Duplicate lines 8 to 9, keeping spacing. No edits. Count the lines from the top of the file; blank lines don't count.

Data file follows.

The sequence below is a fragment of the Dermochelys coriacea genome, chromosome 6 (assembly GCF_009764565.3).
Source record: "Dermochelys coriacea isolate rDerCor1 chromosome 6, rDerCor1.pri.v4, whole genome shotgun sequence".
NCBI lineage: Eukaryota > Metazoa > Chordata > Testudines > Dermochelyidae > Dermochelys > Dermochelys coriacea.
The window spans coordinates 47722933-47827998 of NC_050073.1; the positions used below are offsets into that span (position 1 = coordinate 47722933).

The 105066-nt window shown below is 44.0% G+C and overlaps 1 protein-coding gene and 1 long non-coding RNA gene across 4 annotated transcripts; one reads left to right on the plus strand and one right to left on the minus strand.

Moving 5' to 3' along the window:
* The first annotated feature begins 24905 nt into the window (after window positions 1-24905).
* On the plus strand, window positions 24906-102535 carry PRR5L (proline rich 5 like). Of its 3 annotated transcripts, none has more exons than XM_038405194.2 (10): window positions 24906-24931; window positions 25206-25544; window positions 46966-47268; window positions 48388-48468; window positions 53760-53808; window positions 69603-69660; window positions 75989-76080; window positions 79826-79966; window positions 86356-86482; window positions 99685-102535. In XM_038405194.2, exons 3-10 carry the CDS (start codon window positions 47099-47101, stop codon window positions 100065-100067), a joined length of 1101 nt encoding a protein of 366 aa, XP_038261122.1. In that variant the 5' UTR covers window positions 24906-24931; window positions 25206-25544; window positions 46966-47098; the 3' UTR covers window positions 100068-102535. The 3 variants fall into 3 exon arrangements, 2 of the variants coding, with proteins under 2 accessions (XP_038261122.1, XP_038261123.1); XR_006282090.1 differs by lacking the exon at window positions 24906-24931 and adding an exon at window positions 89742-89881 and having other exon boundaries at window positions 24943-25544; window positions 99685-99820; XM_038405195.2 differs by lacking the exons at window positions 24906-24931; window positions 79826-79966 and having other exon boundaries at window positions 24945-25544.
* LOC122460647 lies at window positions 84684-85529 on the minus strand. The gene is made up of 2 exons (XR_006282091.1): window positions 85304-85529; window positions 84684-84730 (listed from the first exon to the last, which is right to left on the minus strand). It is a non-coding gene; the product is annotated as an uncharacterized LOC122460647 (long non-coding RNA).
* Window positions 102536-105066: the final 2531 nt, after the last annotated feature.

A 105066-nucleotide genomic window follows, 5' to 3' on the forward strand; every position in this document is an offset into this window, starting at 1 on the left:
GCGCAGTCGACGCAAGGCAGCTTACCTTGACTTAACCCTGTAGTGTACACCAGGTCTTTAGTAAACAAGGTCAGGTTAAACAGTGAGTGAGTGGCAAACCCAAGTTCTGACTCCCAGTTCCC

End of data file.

* On the plus strand, window positions 24906-102535 carry PRR5L (proline rich 5 like). Of its 3 annotated transcripts, none has more exons than XM_038405194.2 (10): window positions 24906-24931; window positions 25206-25544; window positions 46966-47268; window positions 48388-48468; window positions 53760-53808; window positions 69603-69660; window positions 75989-76080; window positions 79826-79966; window positions 86356-86482; window positions 99685-102535. In XM_038405194.2, exons 3-10 carry the CDS (start codon window positions 47099-47101, stop codon window positions 100065-100067), a joined length of 1101 nt encoding a protein of 366 aa, XP_038261122.1. In that variant the 5' UTR covers window positions 24906-24931; window positions 25206-25544; window positions 46966-47098; the 3' UTR covers window positions 100068-102535. The 3 variants fall into 3 exon arrangements, 2 of the variants coding, with proteins under 2 accessions (XP_038261122.1, XP_038261123.1); XR_006282090.1 differs by lacking the exon at window positions 24906-24931 and adding an exon at window positions 89742-89881 and having other exon boundaries at window positions 24943-25544; window positions 99685-99820; XM_038405195.2 differs by lacking the exons at window positions 24906-24931; window positions 79826-79966 and having other exon boundaries at window positions 24945-25544.
* LOC122460647 lies at window positions 84684-85529 on the minus strand. The gene is made up of 2 exons (XR_006282091.1): window positions 85304-85529; window positions 84684-84730 (listed from the first exon to the last, which is right to left on the minus strand). It is a non-coding gene; the product is annotated as an uncharacterized LOC122460647 (long non-coding RNA).